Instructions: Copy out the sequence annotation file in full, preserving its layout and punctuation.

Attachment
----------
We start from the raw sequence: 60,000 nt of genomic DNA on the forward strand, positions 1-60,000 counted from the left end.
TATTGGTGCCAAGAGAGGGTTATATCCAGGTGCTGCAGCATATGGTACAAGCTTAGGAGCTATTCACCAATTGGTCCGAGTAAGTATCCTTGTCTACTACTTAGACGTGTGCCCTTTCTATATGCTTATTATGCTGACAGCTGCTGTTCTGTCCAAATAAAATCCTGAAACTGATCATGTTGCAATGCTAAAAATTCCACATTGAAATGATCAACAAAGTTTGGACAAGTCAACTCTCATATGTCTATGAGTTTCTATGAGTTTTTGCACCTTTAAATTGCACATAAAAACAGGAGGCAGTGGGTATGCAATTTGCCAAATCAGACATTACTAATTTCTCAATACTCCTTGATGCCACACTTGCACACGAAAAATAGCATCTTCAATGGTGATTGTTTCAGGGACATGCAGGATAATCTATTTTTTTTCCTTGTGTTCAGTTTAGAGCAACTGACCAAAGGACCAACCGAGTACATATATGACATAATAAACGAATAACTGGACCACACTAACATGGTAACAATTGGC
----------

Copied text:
We start from the raw sequence: 60,000 nt of genomic DNA on the forward strand, positions 1-60,000 counted from the left end.
TATTGGTGCCAAGAGAGGGTTATATCCAGGTGCTGCAGCATATGGTACAAGCTTAGGAGCTATTCACCAATTGGTCCGAGTAAGTATCCTTGTCTACTACTTAGACGTGTGCCCTTTCTATATGCTTATTATGCTGACAGCTGCTGTTCTGTCCAAATAAAATCCTGAAACTGATCATGTTGCAATGCTAAAAATTCCACATTGAAATGATCAACAAAGTTTGGACAAGTCAACTCTCATATGTCTATGAGTTTCTATGAGTTTTTGCACCTTTAAATTGCACATAAAAACAGGAGGCAGTGGGTATGCAATTTGCCAAATCAGACATTACTAATTTCTCAATACTCCTTGATGCCACACTTGCACACGAAAAATAGCATCTTCAATGGTGATTGTTTCAGGGACATGCAGGATAATCTATTTTTTTTCCTTGTGTTCAGTTTAGAGCAACTGACCAAAGGACCAACCGAGTACATATATGACATAATAAACGAATAACTGGACCACACTAACATGGTAACAATTGGC